State Fire Marshal reminds residents to create fire escape plan

Wednesday, March 25, 2015 | 02:42 pm

NASHVILLE – If you woke up to a fire in your home, how much time do you think you would have to get to safety? According to the National Fire Protection Association (NFPA), one-third of American households estimated that it would take at least six minutes before a fire in their home would become life-threatening. Unfortunately, the time available is often much less.
“Fire is unpredictable and moves faster than most people realize,” said State Department of Commerce and Insurance Commissioner Julie Mix McPeak. “Having a tried and true escape plan with two ways out is essential for ensuring your family’s safety in the event of a fire.”
The Tennessee State Fire Marshal’s Office is urging Tennesseans to create a home fire escape plan similar to the one featured in this  public service announcement developed by the Oak Ridge Fire Department.
“It’s incredibly important for Tennesseans to hear the story of Chris and Heather Franklin,” said Deputy Commissioner Gary West. “Our state has a fire mortality problem, and the more we talk about fire safety and fire prevention, the closer we get to tackling that problem.”

The State Fire Marshal’s Office also offers the following tips for making your own home fire escape plan:
Plan Your Escape

  • Draw a floor-plan of your home, marking two ways out of every room.
  • Agree on an outside meeting place (something permanent, like a tree, light pole, or mailbox) a safe distance from the home where everyone should gather in an emergency.
  • Practice your home fire drill at night and during the day with everyone in your home, twice a   year. Practice using different ways out.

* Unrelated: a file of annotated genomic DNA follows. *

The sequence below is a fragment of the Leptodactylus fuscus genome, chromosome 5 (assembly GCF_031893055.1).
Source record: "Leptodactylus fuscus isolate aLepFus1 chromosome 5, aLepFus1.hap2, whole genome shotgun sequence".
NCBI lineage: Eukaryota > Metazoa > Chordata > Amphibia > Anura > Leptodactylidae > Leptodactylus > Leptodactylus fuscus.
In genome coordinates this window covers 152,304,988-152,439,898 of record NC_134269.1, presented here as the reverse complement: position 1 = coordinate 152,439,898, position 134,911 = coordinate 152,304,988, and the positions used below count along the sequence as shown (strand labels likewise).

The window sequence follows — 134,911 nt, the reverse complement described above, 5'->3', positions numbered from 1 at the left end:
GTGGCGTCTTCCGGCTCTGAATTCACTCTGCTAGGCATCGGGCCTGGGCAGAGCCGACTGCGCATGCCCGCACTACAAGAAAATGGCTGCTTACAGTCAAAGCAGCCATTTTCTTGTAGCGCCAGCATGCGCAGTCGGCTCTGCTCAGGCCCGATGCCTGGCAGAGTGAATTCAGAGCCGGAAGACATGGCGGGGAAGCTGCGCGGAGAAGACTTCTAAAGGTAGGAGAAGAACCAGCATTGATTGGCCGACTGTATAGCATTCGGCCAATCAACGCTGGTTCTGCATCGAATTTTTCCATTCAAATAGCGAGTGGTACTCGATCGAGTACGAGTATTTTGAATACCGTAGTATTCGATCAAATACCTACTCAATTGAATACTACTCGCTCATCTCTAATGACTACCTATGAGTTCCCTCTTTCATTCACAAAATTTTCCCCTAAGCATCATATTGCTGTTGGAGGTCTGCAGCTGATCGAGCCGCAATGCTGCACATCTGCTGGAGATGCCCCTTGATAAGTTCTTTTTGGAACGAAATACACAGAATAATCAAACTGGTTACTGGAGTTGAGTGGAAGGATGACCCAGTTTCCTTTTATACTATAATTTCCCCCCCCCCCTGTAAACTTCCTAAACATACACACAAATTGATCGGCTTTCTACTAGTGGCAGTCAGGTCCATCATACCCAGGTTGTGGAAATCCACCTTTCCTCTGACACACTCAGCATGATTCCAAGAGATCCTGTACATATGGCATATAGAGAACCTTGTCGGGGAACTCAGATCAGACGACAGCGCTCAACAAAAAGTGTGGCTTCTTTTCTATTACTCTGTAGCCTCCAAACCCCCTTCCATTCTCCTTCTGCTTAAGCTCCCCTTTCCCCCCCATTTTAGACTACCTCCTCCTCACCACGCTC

Be Prepared

  • Install smoke alarms inside and outside every sleeping area and on every level of your home.
  • Test your smoke alarms monthly and change the batteries at least once a year. Replace your smoke alarms every 10 years.
  • Ensure everyone in the household knows the sound of the smoke alarm and what it signifies.
  • Ensure everyone in the household can unlock and open all doors and windows, even in the dark.
  • If a room has a window air conditioner, make sure there is still a second way out of the room. Windows with security bars, grills, and window guards should have emergency release devices. Make sure you can operate these.
  • Children, older adults, and people with disabilities may need assistance to wake up and get out. Make sure that someone will help them.
  • Teach your children how to escape on their own in case you cannot help them.

Get Out

  • If the smoke alarm sounds or fire is discovered in your home, get out fast.
  • Doors need to be tested before opening them. Use the back of your hand to see if the door is warm. If it is, use another escape route.
  • If you have to escape through smoke, get low and go under the smoke to your way out.
  • If you are trapped, close all doors between you and the fire. Stuff the cracks around the doors with clothes or towels to keep out smoke. Call the fire department, wait at a window and signal for help with a light-colored cloth or a flashlight.

Stay Out

  • Once you are out, stay out. Don’t go back inside for any reason.
  • Call the fire department from your safe meeting place.
  • If people or pets are trapped, notify the fire department and let them handle the rescue efforts.

For more fire safety information, download the State Fire Marshal’s Office home fire safety checklist at (